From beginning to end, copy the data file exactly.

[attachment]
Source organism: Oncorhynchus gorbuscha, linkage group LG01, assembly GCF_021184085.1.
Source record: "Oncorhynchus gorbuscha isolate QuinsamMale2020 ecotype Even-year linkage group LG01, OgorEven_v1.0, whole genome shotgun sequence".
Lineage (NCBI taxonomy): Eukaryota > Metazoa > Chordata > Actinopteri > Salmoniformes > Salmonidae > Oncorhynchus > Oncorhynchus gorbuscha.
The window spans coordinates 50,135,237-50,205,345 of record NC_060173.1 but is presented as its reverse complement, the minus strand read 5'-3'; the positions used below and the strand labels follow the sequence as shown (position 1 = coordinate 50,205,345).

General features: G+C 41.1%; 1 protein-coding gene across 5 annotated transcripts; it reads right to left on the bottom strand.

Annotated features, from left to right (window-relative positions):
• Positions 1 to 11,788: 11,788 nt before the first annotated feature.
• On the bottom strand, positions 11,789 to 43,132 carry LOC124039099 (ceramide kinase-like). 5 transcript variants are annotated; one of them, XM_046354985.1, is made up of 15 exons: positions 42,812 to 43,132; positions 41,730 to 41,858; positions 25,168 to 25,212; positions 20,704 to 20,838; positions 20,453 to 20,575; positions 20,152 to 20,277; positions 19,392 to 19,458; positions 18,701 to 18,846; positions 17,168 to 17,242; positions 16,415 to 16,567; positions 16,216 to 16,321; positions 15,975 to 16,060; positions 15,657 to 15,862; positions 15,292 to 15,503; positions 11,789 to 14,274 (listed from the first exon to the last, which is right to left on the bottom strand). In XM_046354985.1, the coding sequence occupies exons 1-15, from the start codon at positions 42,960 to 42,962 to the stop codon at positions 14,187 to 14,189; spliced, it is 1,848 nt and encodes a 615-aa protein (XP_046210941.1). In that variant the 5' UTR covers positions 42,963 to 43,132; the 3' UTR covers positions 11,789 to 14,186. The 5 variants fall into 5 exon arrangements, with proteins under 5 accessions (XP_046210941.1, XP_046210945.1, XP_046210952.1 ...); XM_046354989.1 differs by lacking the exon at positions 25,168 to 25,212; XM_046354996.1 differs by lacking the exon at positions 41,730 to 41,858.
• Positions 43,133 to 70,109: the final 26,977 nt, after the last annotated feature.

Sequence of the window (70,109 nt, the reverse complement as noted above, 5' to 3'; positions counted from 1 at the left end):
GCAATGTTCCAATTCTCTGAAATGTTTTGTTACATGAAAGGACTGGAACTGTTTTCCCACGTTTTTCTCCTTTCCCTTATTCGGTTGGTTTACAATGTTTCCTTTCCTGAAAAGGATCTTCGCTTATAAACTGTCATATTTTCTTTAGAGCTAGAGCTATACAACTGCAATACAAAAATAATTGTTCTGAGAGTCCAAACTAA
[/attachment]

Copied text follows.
Source organism: Oncorhynchus gorbuscha, linkage group LG01, assembly GCF_021184085.1.
Source record: "Oncorhynchus gorbuscha isolate QuinsamMale2020 ecotype Even-year linkage group LG01, OgorEven_v1.0, whole genome shotgun sequence".
Lineage (NCBI taxonomy): Eukaryota > Metazoa > Chordata > Actinopteri > Salmoniformes > Salmonidae > Oncorhynchus > Oncorhynchus gorbuscha.
The window spans coordinates 50,135,237-50,205,345 of record NC_060173.1 but is presented as its reverse complement, the minus strand read 5'-3'; the positions used below and the strand labels follow the sequence as shown (position 1 = coordinate 50,205,345).

General features: G+C 41.1%; 1 protein-coding gene across 5 annotated transcripts; it reads right to left on the bottom strand.

Annotated features, from left to right (window-relative positions):
• Positions 1 to 11,788: 11,788 nt before the first annotated feature.
• On the bottom strand, positions 11,789 to 43,132 carry LOC124039099 (ceramide kinase-like). 5 transcript variants are annotated; one of them, XM_046354985.1, is made up of 15 exons: positions 42,812 to 43,132; positions 41,730 to 41,858; positions 25,168 to 25,212; positions 20,704 to 20,838; positions 20,453 to 20,575; positions 20,152 to 20,277; positions 19,392 to 19,458; positions 18,701 to 18,846; positions 17,168 to 17,242; positions 16,415 to 16,567; positions 16,216 to 16,321; positions 15,975 to 16,060; positions 15,657 to 15,862; positions 15,292 to 15,503; positions 11,789 to 14,274 (listed from the first exon to the last, which is right to left on the bottom strand). In XM_046354985.1, the coding sequence occupies exons 1-15, from the start codon at positions 42,960 to 42,962 to the stop codon at positions 14,187 to 14,189; spliced, it is 1,848 nt and encodes a 615-aa protein (XP_046210941.1). In that variant the 5' UTR covers positions 42,963 to 43,132; the 3' UTR covers positions 11,789 to 14,186. The 5 variants fall into 5 exon arrangements, with proteins under 5 accessions (XP_046210941.1, XP_046210945.1, XP_046210952.1 ...); XM_046354989.1 differs by lacking the exon at positions 25,168 to 25,212; XM_046354996.1 differs by lacking the exon at positions 41,730 to 41,858.
• Positions 43,133 to 70,109: the final 26,977 nt, after the last annotated feature.

Sequence of the window (70,109 nt, the reverse complement as noted above, 5' to 3'; positions counted from 1 at the left end):
GCAATGTTCCAATTCTCTGAAATGTTTTGTTACATGAAAGGACTGGAACTGTTTTCCCACGTTTTTCTCCTTTCCCTTATTCGGTTGGTTTACAATGTTTCCTTTCCTGAAAAGGATCTTCGCTTATAAACTGTCATATTTTCTTTAGAGCTAGAGCTATACAACTGCAATACAAAAATAATTGTTCTGAGAGTCCAAACTAA